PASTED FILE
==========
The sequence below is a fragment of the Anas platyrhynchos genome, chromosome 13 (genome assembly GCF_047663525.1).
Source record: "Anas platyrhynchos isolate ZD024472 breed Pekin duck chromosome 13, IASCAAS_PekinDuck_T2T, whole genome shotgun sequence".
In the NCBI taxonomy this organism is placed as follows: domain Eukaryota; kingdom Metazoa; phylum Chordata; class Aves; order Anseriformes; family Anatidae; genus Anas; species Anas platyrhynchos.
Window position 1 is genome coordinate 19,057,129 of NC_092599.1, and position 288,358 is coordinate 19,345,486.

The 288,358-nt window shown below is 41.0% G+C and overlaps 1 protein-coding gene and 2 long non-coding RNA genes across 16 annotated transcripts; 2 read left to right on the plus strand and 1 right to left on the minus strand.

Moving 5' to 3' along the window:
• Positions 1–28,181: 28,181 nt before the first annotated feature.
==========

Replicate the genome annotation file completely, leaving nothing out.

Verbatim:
The sequence below is a fragment of the Anas platyrhynchos genome, chromosome 13 (genome assembly GCF_047663525.1).
Source record: "Anas platyrhynchos isolate ZD024472 breed Pekin duck chromosome 13, IASCAAS_PekinDuck_T2T, whole genome shotgun sequence".
In the NCBI taxonomy this organism is placed as follows: domain Eukaryota; kingdom Metazoa; phylum Chordata; class Aves; order Anseriformes; family Anatidae; genus Anas; species Anas platyrhynchos.
Window position 1 is genome coordinate 19,057,129 of NC_092599.1, and position 288,358 is coordinate 19,345,486.

The 288,358-nt window shown below is 41.0% G+C and overlaps 1 protein-coding gene and 2 long non-coding RNA genes across 16 annotated transcripts; 2 read left to right on the plus strand and 1 right to left on the minus strand.

Moving 5' to 3' along the window:
• Positions 1–28,181: 28,181 nt before the first annotated feature.